A Sure-Fire Way to Spur Education Reform

Stick everyone who could make education reform happen, who is blocking education reform, or who isn’t interested in improving education in a classroom with 30 or more eighth graders. It would make waves. Of course this idea came to me as I started teaching again this school year. I have two classes with more than 30 students, and one happens to be eighth grade.

I’ve been thinking a lot about learning environments recently, and specifically how learning is significantly imperiled by each additional student you add to a class after 15. In my experience, 15 students is a golden number. Fifteen students is just enough to create some diversity of opinion, but not so big that students can easily hide from participating.

Before I started teaching in Paraguay, I was aware of the class-size discussion. Student to teacher ratio was something my parents sometimes discussed. It was something I was told to look at when picking a university. A low ratio of students to faculty members was something I touted when I helped recruit for my college. But, now that I’ve taught myself, I have a better understanding of why it is important to keep a balance between teachers and students.

Here are some of the differences between my classes that have around 15 students and my classes of around 30 students:

Around 15 Students

Around 30 Students

We finished all the planned activities in the allotted time.

We finish about three-quarters of the planned activities and go over time.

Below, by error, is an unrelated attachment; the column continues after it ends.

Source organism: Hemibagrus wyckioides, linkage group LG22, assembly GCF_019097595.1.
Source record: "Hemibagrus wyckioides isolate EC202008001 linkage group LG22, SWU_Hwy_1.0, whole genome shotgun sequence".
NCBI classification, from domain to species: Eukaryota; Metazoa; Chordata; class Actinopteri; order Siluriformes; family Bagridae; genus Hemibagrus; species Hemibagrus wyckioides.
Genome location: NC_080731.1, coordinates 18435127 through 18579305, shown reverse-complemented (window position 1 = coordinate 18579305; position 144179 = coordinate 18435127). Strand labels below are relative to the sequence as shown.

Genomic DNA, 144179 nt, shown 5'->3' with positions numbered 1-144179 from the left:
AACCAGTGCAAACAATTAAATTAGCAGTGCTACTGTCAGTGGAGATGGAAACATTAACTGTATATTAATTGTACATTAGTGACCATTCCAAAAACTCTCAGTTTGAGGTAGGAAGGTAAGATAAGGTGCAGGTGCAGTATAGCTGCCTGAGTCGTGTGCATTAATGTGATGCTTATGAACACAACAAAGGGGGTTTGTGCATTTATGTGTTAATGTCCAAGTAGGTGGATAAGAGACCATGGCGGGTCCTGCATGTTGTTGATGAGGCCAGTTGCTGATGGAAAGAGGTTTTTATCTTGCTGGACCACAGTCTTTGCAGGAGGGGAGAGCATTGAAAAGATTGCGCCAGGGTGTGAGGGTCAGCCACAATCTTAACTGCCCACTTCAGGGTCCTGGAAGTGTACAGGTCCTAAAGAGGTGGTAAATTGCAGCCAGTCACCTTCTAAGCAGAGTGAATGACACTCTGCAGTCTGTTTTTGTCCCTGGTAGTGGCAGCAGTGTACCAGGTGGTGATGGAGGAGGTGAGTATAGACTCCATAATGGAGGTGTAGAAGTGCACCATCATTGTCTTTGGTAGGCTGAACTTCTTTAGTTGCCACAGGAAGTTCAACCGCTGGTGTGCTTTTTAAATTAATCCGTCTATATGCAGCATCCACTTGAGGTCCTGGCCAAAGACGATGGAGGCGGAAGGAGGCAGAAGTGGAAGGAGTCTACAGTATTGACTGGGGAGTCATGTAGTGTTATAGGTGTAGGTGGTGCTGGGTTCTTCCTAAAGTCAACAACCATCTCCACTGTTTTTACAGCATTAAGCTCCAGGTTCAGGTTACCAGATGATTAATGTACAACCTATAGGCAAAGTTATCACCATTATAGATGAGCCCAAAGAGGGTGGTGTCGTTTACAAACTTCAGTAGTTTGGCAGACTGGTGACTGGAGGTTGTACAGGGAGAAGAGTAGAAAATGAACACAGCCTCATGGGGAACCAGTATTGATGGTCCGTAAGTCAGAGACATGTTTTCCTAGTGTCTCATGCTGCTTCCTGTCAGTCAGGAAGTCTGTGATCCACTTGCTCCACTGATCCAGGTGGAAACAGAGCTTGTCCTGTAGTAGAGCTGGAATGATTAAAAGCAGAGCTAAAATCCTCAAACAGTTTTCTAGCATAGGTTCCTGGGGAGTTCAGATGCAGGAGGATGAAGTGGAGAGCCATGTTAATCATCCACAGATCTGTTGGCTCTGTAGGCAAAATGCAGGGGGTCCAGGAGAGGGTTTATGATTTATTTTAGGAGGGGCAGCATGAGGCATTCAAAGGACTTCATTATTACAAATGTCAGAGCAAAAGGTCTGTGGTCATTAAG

Students listen to the directions and ask questions when the don’t understand.

Students chat in groups and don’t bother to say if they understood the directions or not.

There is time to talk to each student individually and answer their questions, offer encouragement, and provide feedback.

Time is spent trying to maintain a semi-focused work environment and only very disruptive students and students who approach the teacher get a fair allotment of the teacher’s attention.

There are a lot of elements that go into making an environment optimal for learning. There are a lot of factors that make a teacher effective or ineffective. But, the short and long of it is that if the structure of the classroom itself is set up to falter, even the greatest teachers and the most studious students are at a disadvantage. I’m not saying that all students who are part of a large class aren’t learning. I’m saying that they deserve better. Ensuring that classes are an optimal size shouldn’t be debated. It should be an integral part of education infrastructure no matter where a kid goes to school.